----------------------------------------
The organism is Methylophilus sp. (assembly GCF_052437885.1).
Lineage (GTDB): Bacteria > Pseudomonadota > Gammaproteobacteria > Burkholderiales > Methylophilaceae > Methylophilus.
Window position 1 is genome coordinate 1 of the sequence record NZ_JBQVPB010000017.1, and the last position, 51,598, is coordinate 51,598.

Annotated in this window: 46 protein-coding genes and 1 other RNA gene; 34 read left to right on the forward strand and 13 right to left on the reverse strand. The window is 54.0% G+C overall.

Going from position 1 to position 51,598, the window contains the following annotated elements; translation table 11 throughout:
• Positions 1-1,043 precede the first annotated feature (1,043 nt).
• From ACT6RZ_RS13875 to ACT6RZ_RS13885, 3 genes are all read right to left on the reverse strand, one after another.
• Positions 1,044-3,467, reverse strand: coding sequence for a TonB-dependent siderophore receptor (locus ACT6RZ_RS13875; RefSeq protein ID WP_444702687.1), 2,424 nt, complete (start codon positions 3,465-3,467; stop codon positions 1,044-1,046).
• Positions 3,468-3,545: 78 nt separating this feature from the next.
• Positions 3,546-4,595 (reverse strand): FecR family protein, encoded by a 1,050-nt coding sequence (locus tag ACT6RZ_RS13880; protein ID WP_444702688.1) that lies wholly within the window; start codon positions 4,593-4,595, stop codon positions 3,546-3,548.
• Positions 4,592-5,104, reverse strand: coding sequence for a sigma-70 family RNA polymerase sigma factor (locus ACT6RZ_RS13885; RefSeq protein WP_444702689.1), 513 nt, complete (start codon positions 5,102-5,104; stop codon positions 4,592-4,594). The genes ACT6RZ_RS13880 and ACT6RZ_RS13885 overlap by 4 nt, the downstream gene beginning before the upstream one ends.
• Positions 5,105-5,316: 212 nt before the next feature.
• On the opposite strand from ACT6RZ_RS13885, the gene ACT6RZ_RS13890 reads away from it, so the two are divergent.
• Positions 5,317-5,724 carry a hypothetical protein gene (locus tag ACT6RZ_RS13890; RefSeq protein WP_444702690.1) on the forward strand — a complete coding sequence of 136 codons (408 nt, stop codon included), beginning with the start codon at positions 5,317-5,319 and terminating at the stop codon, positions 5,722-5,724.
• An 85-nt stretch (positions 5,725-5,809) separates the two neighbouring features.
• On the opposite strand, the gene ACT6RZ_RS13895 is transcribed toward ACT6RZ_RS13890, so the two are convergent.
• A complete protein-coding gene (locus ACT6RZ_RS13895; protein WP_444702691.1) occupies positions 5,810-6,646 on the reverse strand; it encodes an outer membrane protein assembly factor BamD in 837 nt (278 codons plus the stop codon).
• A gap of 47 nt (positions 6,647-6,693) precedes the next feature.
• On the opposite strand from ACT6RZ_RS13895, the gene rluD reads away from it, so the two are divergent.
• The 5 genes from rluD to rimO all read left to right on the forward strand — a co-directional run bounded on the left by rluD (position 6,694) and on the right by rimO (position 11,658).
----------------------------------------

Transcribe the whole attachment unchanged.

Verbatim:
The organism is Methylophilus sp. (assembly GCF_052437885.1).
Lineage (GTDB): Bacteria > Pseudomonadota > Gammaproteobacteria > Burkholderiales > Methylophilaceae > Methylophilus.
Window position 1 is genome coordinate 1 of the sequence record NZ_JBQVPB010000017.1, and the last position, 51,598, is coordinate 51,598.

Annotated in this window: 46 protein-coding genes and 1 other RNA gene; 34 read left to right on the forward strand and 13 right to left on the reverse strand. The window is 54.0% G+C overall.

Going from position 1 to position 51,598, the window contains the following annotated elements; translation table 11 throughout:
• Positions 1-1,043 precede the first annotated feature (1,043 nt).
• From ACT6RZ_RS13875 to ACT6RZ_RS13885, 3 genes are all read right to left on the reverse strand, one after another.
• Positions 1,044-3,467, reverse strand: coding sequence for a TonB-dependent siderophore receptor (locus ACT6RZ_RS13875; RefSeq protein ID WP_444702687.1), 2,424 nt, complete (start codon positions 3,465-3,467; stop codon positions 1,044-1,046).
• Positions 3,468-3,545: 78 nt separating this feature from the next.
• Positions 3,546-4,595 (reverse strand): FecR family protein, encoded by a 1,050-nt coding sequence (locus tag ACT6RZ_RS13880; protein ID WP_444702688.1) that lies wholly within the window; start codon positions 4,593-4,595, stop codon positions 3,546-3,548.
• Positions 4,592-5,104, reverse strand: coding sequence for a sigma-70 family RNA polymerase sigma factor (locus ACT6RZ_RS13885; RefSeq protein WP_444702689.1), 513 nt, complete (start codon positions 5,102-5,104; stop codon positions 4,592-4,594). The genes ACT6RZ_RS13880 and ACT6RZ_RS13885 overlap by 4 nt, the downstream gene beginning before the upstream one ends.
• Positions 5,105-5,316: 212 nt before the next feature.
• On the opposite strand from ACT6RZ_RS13885, the gene ACT6RZ_RS13890 reads away from it, so the two are divergent.
• Positions 5,317-5,724 carry a hypothetical protein gene (locus tag ACT6RZ_RS13890; RefSeq protein WP_444702690.1) on the forward strand — a complete coding sequence of 136 codons (408 nt, stop codon included), beginning with the start codon at positions 5,317-5,319 and terminating at the stop codon, positions 5,722-5,724.
• An 85-nt stretch (positions 5,725-5,809) separates the two neighbouring features.
• On the opposite strand, the gene ACT6RZ_RS13895 is transcribed toward ACT6RZ_RS13890, so the two are convergent.
• A complete protein-coding gene (locus ACT6RZ_RS13895; protein WP_444702691.1) occupies positions 5,810-6,646 on the reverse strand; it encodes an outer membrane protein assembly factor BamD in 837 nt (278 codons plus the stop codon).
• A gap of 47 nt (positions 6,647-6,693) precedes the next feature.
• On the opposite strand from ACT6RZ_RS13895, the gene rluD reads away from it, so the two are divergent.
• The 5 genes from rluD to rimO all read left to right on the forward strand — a co-directional run bounded on the left by rluD (position 6,694) and on the right by rimO (position 11,658).